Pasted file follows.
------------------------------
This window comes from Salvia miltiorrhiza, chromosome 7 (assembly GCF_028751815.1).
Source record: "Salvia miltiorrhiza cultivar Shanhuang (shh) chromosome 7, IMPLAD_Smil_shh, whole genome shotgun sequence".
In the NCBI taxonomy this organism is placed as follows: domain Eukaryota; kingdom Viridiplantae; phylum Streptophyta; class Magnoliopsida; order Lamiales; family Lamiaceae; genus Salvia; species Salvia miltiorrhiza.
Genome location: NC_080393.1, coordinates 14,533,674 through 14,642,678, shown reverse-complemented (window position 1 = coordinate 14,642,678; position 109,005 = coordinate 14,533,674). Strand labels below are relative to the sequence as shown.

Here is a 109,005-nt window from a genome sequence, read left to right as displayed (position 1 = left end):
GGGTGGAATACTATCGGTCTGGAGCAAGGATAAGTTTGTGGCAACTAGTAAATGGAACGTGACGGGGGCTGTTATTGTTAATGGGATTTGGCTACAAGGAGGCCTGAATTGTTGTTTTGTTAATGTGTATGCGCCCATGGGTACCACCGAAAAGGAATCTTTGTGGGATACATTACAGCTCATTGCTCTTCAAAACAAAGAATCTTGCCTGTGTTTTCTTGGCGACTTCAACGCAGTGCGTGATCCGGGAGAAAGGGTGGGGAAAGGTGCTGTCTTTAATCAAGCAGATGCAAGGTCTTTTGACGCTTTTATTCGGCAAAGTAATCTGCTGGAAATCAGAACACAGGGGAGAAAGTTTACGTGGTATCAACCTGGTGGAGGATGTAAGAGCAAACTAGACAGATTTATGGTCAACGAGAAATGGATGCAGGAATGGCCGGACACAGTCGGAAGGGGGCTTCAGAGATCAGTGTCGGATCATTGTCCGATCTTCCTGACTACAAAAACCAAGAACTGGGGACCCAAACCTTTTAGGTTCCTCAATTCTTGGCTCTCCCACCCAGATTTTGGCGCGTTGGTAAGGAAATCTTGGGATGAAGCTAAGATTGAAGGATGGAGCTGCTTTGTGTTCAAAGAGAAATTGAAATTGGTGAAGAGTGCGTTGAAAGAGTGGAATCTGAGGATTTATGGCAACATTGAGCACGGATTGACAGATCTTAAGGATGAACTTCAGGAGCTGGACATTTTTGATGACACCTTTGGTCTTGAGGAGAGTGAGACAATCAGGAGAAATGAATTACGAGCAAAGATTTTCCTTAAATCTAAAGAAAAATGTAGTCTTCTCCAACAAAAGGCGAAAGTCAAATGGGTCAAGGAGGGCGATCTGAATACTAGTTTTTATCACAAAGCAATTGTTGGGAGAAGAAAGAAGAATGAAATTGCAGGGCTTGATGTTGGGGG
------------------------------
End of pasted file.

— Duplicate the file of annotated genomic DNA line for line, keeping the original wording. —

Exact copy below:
This window comes from Salvia miltiorrhiza, chromosome 7 (assembly GCF_028751815.1).
Source record: "Salvia miltiorrhiza cultivar Shanhuang (shh) chromosome 7, IMPLAD_Smil_shh, whole genome shotgun sequence".
In the NCBI taxonomy this organism is placed as follows: domain Eukaryota; kingdom Viridiplantae; phylum Streptophyta; class Magnoliopsida; order Lamiales; family Lamiaceae; genus Salvia; species Salvia miltiorrhiza.
Genome location: NC_080393.1, coordinates 14,533,674 through 14,642,678, shown reverse-complemented (window position 1 = coordinate 14,642,678; position 109,005 = coordinate 14,533,674). Strand labels below are relative to the sequence as shown.

Here is a 109,005-nt window from a genome sequence, read left to right as displayed (position 1 = left end):
GGGTGGAATACTATCGGTCTGGAGCAAGGATAAGTTTGTGGCAACTAGTAAATGGAACGTGACGGGGGCTGTTATTGTTAATGGGATTTGGCTACAAGGAGGCCTGAATTGTTGTTTTGTTAATGTGTATGCGCCCATGGGTACCACCGAAAAGGAATCTTTGTGGGATACATTACAGCTCATTGCTCTTCAAAACAAAGAATCTTGCCTGTGTTTTCTTGGCGACTTCAACGCAGTGCGTGATCCGGGAGAAAGGGTGGGGAAAGGTGCTGTCTTTAATCAAGCAGATGCAAGGTCTTTTGACGCTTTTATTCGGCAAAGTAATCTGCTGGAAATCAGAACACAGGGGAGAAAGTTTACGTGGTATCAACCTGGTGGAGGATGTAAGAGCAAACTAGACAGATTTATGGTCAACGAGAAATGGATGCAGGAATGGCCGGACACAGTCGGAAGGGGGCTTCAGAGATCAGTGTCGGATCATTGTCCGATCTTCCTGACTACAAAAACCAAGAACTGGGGACCCAAACCTTTTAGGTTCCTCAATTCTTGGCTCTCCCACCCAGATTTTGGCGCGTTGGTAAGGAAATCTTGGGATGAAGCTAAGATTGAAGGATGGAGCTGCTTTGTGTTCAAAGAGAAATTGAAATTGGTGAAGAGTGCGTTGAAAGAGTGGAATCTGAGGATTTATGGCAACATTGAGCACGGATTGACAGATCTTAAGGATGAACTTCAGGAGCTGGACATTTTTGATGACACCTTTGGTCTTGAGGAGAGTGAGACAATCAGGAGAAATGAATTACGAGCAAAGATTTTCCTTAAATCTAAAGAAAAATGTAGTCTTCTCCAACAAAAGGCGAAAGTCAAATGGGTCAAGGAGGGCGATCTGAATACTAGTTTTTATCACAAAGCAATTGTTGGGAGAAGAAAGAAGAATGAAATTGCAGGGCTTGATGTTGGGGG